Duncan Harley reviews ‘Rent, the Musical’ at His Majesty’s Theatre, Aberdeen.
It is Christmas Eve 1896. A painter, a philosopher, a musician and a writer are planning a bender.
The writer needs a bit more time to work on his play, and as his pals set off for the pub, he receives a visit from a neighbour Mimi, a poor seamstress, who chaps on his door in search of a light for her candle.
Mimi and the writer fall madly in love then they too head off to the pub.
Eventually it all goes pear shaped. Mimi contracts tuberculosis and dies of exposure. The writer is left bereft. Well, that at least was Puccini’s La Boheme operatic take on the cruel realities of inner-city poverty in Bohemian Paris.
Substitute Bohemian 1990s New York for 1890s Paris. In Rent the Musical, writer Jonathan Larson takes La Boheme, turns the opera on its head and gives the tale a garishly glorious modern twist.
The poverty and the ill health are still around, but instead of the scourge of tuberculosis, Larson has substituted the scourge of HIV. Instead of a lack of fuel for the fire we have a bad-ass landlord, in the shape of Javar La’Trail Parker’s Benjamin Coffin the Third, who cuts off the power on a whim. And in lieu of Mimi the Parisian tuberculous seamstress, we have a 20th century Mimi nicely portrayed, by Philippa Stefani, as an HIV-stricken East Village sex worker stroke exotic dancer overburdened by a major smack habit.
Puccini’s poverty-stricken painter is portrayed as an independent Jewish-American wannabe filmmaker by the name of Mark Cohen who, Super-8 in hand, is single-handedly tasked with recording for posterity the tribulations of the East Village community.
A veteran of The Rocky Horror Picture Show, Grease and Jesus Christ Superstar, Joshua’s performance was seamless and came with the welcome bonus of a clearly enunciated commentary on what at times can be a convoluted and maybe even over-complicated tale.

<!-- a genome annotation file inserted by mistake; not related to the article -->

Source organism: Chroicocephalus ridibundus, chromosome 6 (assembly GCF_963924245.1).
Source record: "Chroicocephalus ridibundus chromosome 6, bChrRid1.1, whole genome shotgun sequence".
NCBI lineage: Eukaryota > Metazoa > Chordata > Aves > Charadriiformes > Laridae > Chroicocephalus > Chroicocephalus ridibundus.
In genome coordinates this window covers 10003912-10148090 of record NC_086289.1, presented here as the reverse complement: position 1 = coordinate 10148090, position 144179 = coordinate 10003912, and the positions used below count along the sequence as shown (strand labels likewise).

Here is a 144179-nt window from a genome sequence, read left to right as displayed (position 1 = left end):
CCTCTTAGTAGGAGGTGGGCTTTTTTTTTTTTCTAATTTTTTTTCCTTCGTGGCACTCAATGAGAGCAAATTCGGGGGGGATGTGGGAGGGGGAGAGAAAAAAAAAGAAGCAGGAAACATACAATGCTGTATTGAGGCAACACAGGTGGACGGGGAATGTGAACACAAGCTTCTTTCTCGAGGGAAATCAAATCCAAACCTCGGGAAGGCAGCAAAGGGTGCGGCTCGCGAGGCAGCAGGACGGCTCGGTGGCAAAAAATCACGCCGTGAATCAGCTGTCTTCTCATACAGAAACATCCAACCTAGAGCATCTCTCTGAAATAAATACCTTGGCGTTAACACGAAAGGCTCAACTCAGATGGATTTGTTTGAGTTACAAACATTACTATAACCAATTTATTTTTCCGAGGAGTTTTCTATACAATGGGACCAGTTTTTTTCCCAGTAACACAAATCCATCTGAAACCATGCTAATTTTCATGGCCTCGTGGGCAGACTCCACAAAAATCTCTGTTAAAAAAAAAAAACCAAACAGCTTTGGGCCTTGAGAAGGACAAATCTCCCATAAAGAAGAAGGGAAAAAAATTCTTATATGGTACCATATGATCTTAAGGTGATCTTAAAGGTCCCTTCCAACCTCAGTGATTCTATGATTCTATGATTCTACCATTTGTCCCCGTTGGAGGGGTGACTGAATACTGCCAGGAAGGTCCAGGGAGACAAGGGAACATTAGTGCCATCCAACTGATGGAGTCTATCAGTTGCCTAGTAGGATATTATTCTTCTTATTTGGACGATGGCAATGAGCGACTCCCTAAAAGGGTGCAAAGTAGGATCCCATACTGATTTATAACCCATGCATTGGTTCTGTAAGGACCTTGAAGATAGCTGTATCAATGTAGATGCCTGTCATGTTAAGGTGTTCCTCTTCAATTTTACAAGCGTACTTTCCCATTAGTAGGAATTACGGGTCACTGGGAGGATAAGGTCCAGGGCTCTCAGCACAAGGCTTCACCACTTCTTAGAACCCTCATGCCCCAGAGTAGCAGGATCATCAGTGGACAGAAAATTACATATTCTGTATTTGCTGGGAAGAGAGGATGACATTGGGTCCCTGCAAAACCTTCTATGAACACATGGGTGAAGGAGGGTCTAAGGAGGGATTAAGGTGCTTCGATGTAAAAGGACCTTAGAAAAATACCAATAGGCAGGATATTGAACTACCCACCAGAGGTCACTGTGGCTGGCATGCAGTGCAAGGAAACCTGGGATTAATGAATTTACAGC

There are rock arias galore, multiple phone messages from friends and even a little bit of tango. But perhaps the star turn was Layton Williams as the controversially clad Angel Schunard, a high-heeled power-dressed drag queen and committed partner to gay philosophy professor and sometime anarchist Tom Collins.
Caring, giving and kind, but with a penchant for murdering canines for cash, she/he, or is it he/she, executed an absolutely astonishing gravity-defying triple entendre somersault plus twist whilst clad in pink fluffy five inch heels!
Fast-paced, rock-solid, mega-loud and at points furiously intensive, Rent the Musical presents a heady mix of anti-establishment sentiment combined with perhaps an overload of doom-laden prophesy. The spectre of HIV and AIDS perches Damoclean over the entire production, and multisexuality is the order of the day.
Songs include the classics ‘Seasons of Love’, ‘Goodbye Love’, ‘Over the Moon’ and ‘Light My Candle’. In all there are around thirty musical numbers in this revival.
Both the established Rent Heads amongst us and the newbies to the genre will be in rock heaven throughout this entire performance. And of course, Angel gets to heaven and Mimi’s tiny hand is frozen.
Directed by Bruce Guthrie. Lighting design Rick Fisher. Rent the Musical plays at HMT Aberdeen until Saturday 19th November
Tickets from Aberdeen Performing Arts Tel: 01224- 641122
Words © Duncan Harley and Images © APA